The annual Consumer Electronics Show (CES) has been the starting line for a myriad of technologies over the last forty three years, some of which have, of course, failed to make inroads in the consumer electronics market (My car still doesn’t fly). All the chatter this year seems to be on the fact – the fact – that consumers want tablets and smart phones that will pretty much be their computers. The real battle is over whose tablets/pads/genius-phones will win out in the consumer market.
Cecilia Kang reported in The Washington Post that the first day of the show was filled largely with network providers explaining how their networks were being prepared for the high-speed/high-traffic demands of the soon-to-explode use of pad computers and uber-smart phones:
And to make those gadgets run high-definition streaming videos and online games, mobile service carriers showcased their new high-speed Internet networks. Verizon Communications Chief Executive Ivan Seidenberg launched the convention with a keynote speech outlining his company’s vision to provide faster Internet connections on mobile phones and on the fiber lines that run into its 15 million customers’ homes. Verizon, Sprint Nextel and AT&T are in a race to attract customers for their recently launched high-speed mobile networks.
The heatedalso got aired. Not surprisingly, Verizon executives don’t want ‘government interference’ destroying innovation (From Ms. Kang’s report):
Neil Fried, a house staffer for the Energy and Commerce Committee, said during the Net neutrality panel discussion that the first priority for his committee, which was turned over to Republicans this week, is to overturn the FCC’s rules. Verizon Communications Executive Vice President Tom Tauke said that his firm doesn’t support the agency’s Internet regulations and is studying what it might do in response to the rules. Industry experts are watching whether Verizon or another carrier challenges the FCC decision in courts.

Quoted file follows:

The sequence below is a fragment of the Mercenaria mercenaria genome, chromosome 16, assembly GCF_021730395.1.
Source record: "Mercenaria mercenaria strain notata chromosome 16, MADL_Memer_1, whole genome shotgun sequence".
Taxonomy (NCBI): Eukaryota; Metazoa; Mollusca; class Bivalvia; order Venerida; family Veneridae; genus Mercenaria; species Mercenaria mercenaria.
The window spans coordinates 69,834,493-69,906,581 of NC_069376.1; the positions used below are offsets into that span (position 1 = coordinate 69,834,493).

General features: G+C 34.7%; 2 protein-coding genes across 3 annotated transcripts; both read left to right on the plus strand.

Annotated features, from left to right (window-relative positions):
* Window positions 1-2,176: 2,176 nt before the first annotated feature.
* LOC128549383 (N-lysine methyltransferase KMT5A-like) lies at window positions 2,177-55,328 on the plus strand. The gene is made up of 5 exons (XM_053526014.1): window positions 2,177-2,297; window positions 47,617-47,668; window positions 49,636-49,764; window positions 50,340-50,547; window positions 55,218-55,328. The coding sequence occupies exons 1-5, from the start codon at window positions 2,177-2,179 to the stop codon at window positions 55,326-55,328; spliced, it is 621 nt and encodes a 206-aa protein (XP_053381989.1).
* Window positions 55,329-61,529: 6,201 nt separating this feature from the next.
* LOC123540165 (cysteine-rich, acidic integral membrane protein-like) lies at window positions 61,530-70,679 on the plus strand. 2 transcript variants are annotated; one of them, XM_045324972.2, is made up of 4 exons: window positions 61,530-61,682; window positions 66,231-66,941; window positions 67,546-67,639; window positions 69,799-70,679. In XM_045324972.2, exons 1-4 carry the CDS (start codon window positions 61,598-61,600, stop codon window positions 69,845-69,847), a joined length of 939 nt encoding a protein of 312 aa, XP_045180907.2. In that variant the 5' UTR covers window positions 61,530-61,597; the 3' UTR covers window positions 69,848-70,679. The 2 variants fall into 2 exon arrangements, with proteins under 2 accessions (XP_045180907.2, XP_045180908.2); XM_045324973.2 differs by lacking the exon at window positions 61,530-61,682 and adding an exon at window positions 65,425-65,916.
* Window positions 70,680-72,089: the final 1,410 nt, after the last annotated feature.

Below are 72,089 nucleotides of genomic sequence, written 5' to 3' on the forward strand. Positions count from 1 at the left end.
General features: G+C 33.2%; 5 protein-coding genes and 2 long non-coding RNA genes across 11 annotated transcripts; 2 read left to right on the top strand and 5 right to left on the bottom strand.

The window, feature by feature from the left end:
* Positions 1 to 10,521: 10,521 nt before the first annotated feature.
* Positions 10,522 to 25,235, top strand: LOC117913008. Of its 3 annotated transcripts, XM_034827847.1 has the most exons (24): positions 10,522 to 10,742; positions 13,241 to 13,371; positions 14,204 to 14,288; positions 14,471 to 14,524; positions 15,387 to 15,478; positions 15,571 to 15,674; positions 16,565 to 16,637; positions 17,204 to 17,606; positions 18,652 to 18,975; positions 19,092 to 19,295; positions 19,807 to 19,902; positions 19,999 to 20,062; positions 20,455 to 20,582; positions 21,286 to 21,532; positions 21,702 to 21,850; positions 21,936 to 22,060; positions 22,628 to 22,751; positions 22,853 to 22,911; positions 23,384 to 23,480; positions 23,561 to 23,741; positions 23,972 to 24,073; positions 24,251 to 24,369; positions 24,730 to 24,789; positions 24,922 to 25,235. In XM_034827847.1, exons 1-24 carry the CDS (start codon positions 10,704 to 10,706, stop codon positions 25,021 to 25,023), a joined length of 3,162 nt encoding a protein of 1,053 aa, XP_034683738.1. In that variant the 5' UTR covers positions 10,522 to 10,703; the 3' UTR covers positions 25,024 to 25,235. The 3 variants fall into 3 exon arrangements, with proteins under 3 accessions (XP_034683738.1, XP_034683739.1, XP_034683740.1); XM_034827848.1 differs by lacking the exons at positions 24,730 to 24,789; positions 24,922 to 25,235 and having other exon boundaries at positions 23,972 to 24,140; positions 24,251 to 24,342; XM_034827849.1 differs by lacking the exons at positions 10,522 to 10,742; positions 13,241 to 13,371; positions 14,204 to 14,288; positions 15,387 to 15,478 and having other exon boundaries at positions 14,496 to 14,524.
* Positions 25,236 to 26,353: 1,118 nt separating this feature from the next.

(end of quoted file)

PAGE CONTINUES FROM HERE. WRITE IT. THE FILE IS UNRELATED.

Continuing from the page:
Lord knows ‘government intervention’ with those pesky stoplights, speed limits, and emission standards has all but destroyed the automobile industry. But I digress…
From there, all attention turned to the devices that are hitting the market to take advantage of those speeds. The tablet market is not especially new, but the iPad is the first to be a real success. Now Windows- and Android-running machines are scrambling to inch out the iPad. Rachel Metz, also of The Washington Post, focused on the various iPad challengers at the CES:
Companies tried for years to popularize tablets, but the frenzy began only with the release of the iPad in April. Now companies whose names don’t include the word “Apple” are doing everything they can to differentiate themselves from the tablet front-runner.
They’re adding bells and whistles the iPad doesn’t yet have – such as front and back cameras for video chatting and picture taking and the ability to work over next-generation 4G data networks – in hopes of taking on the iPad, or at least carving out a niche.
If you are in the market for a non-iPad pad,the tech-scape demonstrated in Las Vegas. Apple is likely to release the next generation of iPad in 2011 as well, but Apple’s greatest influence at the CES is precisely that the company is not there – encouraging the many thousands in attendance to wonder what will come out of Cupertino, just over the mountains.